January 21, 2023

There will always be an England [, Church of?]

Reading the Church of England’s bishops’ half-hearted outreach to same-sex couples (many of whom have already bypassed the church and are married according the civil law): they are over-anxious about reaffirming their allegiance to the current definition of Holy Matrimony, and trying to distinguish it as much as they can from civil marriage — even though the tradition of marriage ascribes (where and when it does) the "sacrament" to the couple, who administer it to each other; the church imparts a blessing and its witness, but it does not "make" the marriage a marriage. This effort to shore up the tradition is, of course, a largely self-referential and circular exercise — affirming that the institution of marriage cannot change because it hasn't changed. This is axiomatic or definitional thinking; and it doesn't hold up too well if you look at the history of marriage theology and law, in which all sorts of things once forbidden become tolerated and then common. I sympathize to a degree with the English situation, made all the more difficult by a number of factors largely involving the status of the established church: people who in the US would be Southern Baptist or Assembly of God members are well within the fold of the Church of England, and many serve on the governing body and will never support a change in the marriage law; and Parliament carved out an exception for the established church that prevents it from marrying anyone. This makes it very messy and hard to make changes even when there is a desire so to do; and the majorities needed simply do not seem to be there. But my sympathy for their situation does not extend to the ham-handed way the bishops apologize, and yet continue to offend.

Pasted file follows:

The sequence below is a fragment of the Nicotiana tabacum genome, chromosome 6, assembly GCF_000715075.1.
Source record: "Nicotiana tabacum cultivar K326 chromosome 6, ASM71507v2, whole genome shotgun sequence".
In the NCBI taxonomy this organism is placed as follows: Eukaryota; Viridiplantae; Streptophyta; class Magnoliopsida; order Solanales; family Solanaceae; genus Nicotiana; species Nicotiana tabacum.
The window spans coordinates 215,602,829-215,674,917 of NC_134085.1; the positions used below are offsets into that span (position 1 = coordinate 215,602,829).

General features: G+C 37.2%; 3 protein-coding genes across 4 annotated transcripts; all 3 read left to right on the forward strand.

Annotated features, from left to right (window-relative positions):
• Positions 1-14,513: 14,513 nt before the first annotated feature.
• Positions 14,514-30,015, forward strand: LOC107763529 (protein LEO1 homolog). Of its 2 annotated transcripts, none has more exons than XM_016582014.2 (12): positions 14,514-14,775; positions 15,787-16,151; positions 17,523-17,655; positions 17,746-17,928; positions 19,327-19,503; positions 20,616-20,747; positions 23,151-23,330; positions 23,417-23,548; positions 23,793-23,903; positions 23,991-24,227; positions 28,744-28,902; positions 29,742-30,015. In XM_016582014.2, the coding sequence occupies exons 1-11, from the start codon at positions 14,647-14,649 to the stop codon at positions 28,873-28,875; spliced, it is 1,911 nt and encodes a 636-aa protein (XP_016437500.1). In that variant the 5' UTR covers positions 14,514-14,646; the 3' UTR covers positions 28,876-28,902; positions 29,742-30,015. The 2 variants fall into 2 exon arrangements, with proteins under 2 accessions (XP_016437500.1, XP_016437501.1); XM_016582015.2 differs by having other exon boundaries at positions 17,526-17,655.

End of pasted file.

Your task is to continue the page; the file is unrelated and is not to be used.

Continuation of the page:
What will this mean for the future? Some will be satisfied with the offer of prayers of blessing and thanksgiving for civil marriages, and see it as a small step forward. Others will not; some will see it as an outrage and apostasy. There will be leavers and remainers on all sides. I suspect the larger public will continue its bemusement with the institution.